Eugene L. Fair, Jr.
District 5, Position 1
Court of Appeals Judge Eugene Love Fair Jr. of Hattiesburg was appointed by Gov. Haley Barbour on Jan. 1, 2012, and took the oath of office Jan. 3. Judge Fair filled a vacancy in District 5, Place 1, created by the retirement of Judge William H. Myers.
Judge Fair previously served for five years as a chancellor on the 10th Chancery Court, which includes Forrest, Lamar, Marion, Pearl River and Perry counties. Before his election to the bench, he served by appointment as a special master in Chancery Court and as a guardian ad litem representing the interests of children in Youth Court.
He engaged in the private practice of law in Hattiesburg for 34 years. During that time, he tried cases in 57 courthouses across the state. He was admitted to practice law in all state courts, the U.S. District Courts for the Northern and Southern Districts of Mississippi, the Fifth U.S. Circuit Court of Appeals, the Supreme Court of Texas and the U.S. Supreme Court.
Former Supreme Court Chief Justice Neville Patterson appointed him to the Mississippi Ethics Commission in 1984. He served on the commission for 20 years, including 19 years as vice-chair. He was board attorney for the Pat Harrison Waterway District 1988-1992.
Judge Fair grew up in Louisville, but he has generations of roots in the Pine Belt. His great-grandfather, G. C. Robertson, was the last Justice of the Peace of District 2, Perry County, before the county was split to form Perry and Forrest counties. His grandfather, Stokes Robertson Sr., served as the first member of the House of Representatives from Forrest County and as Clerk of the House for four years. He was also Revenue Agent of the state of Mississippi, a statewide elective officer later renamed State Tax Collector. Judge Fair is the nephew of the late Mississippi Supreme Court Justice Stokes V. Robertson Jr.
Judge Fair earned a Bachelor of Arts degree from the University of Mississippi and a law degree from the University of Mississippi School of Law. During college, he was editor of The Daily Mississippian twice. It became a five day a week newspaper during his first term. He helped pay his way through college with freelance writing for newspapers. He began working as a newspaper stringer at age 15, calling in sports scores and writing obituaries. He did freelance work for the Clarion-Ledger, the now defunct Jackson Daily News, the Meridian Star, the Associated Press and United Press International. He is a member of the 1966 undergraduate Hall of Fame at Ole Miss, and in law school was on the board of the Mississippi Law Journal.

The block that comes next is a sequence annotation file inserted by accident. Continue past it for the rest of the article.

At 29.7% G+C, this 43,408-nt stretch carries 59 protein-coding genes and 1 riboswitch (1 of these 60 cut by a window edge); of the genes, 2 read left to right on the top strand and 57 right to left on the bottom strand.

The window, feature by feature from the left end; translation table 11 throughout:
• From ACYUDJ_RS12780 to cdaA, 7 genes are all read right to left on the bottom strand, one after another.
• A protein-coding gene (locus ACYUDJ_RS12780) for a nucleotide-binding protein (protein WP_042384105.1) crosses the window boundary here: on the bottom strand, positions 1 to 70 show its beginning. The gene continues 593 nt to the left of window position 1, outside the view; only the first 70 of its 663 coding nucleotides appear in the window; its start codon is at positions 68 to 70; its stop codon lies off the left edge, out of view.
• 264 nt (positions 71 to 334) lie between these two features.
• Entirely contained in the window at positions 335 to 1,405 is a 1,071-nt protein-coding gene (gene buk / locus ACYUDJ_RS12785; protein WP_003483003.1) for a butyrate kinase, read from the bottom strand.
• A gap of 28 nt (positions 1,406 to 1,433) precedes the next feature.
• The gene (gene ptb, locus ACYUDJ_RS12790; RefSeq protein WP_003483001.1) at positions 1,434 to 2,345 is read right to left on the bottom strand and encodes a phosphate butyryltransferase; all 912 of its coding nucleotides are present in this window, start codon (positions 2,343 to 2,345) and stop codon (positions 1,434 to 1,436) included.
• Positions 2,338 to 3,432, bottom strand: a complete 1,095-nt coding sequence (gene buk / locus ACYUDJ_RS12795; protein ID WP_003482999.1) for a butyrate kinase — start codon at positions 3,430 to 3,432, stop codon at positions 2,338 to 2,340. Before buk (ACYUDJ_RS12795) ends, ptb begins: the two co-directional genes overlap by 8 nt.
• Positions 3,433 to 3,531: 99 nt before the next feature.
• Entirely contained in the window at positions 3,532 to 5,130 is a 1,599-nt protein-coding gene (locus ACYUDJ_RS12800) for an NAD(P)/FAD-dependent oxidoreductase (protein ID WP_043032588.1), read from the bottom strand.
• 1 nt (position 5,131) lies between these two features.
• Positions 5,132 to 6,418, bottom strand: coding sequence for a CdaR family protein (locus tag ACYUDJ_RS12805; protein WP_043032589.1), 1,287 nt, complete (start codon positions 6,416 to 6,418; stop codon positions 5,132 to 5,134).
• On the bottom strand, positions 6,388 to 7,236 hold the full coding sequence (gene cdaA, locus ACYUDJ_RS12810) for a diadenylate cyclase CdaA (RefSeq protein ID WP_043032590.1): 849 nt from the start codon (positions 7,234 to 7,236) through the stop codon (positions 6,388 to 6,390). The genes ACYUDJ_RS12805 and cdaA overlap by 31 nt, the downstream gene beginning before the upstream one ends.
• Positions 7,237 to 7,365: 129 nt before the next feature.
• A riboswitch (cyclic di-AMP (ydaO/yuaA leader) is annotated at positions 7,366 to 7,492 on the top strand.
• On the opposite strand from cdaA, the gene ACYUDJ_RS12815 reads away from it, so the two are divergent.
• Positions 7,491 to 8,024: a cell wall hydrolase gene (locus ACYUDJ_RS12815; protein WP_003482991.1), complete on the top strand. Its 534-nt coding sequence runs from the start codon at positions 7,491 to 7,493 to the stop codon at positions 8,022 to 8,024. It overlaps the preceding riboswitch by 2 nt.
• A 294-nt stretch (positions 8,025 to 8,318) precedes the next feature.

After he earned his law degree in 1968, he served for four years on active duty with the U.S. Navy Judge Advocate General Corps during the Vietnam War, earning the rank of Lieutenant Commander. He spent two years as chief legal officer at the Naval Air Station at Corpus Christi, Texas. He was a reservist in the Jackson Naval J.A.G. Reserve Unit for five years.
He served as treasurer, secretary, vice-president and president of both the Young Lawyers Section of the Mississippi Bar and the South Central Mississippi Bar Association. He held numerous leadership positions in the Mississippi Bar. He is a two term former member of the Board of Bar Commissioners, a Fellow of the Mississippi Bar Foundation since 1981, and a Charter Life Fellow of the Young Lawyers.
He served on the Mississippi Supreme Court Committee on Technology in the Courts 1988-1990, and on the Judicial Advisory Study Committee Technology Consulting Group 1993-1994.
He helped screen and recommend lawyers to fill judicial vacancies as a member of Gov. William Winter’s Judicial Nominating Committee, the first such Committee in Mississippi. A similar group, Gov. Barbour’s Judicial Appointments Advisory Committee, recommended Fair to fill the vacancy on the Court of Appeals.
He is an Eagle Scout, and has remained active in Scouting activities.
He is a trustee, elder and Sunday School teacher at Westminster Presbyterian Church in Hattiesburg. He is a former chairman of deacons, and was church treasurer for 18 years.
He is married to Dr. Estella Galloway Fair. They have two daughters and four grandchildren. Melissa Fair Wellons, M.D. is Assistant Professor of Endocrinology, Diabetes and Metabolism at the Vanderbilt University School of Medicine. Julia Fair Myrick is a screenwriter and motion picture producer in Pasadena, Calif.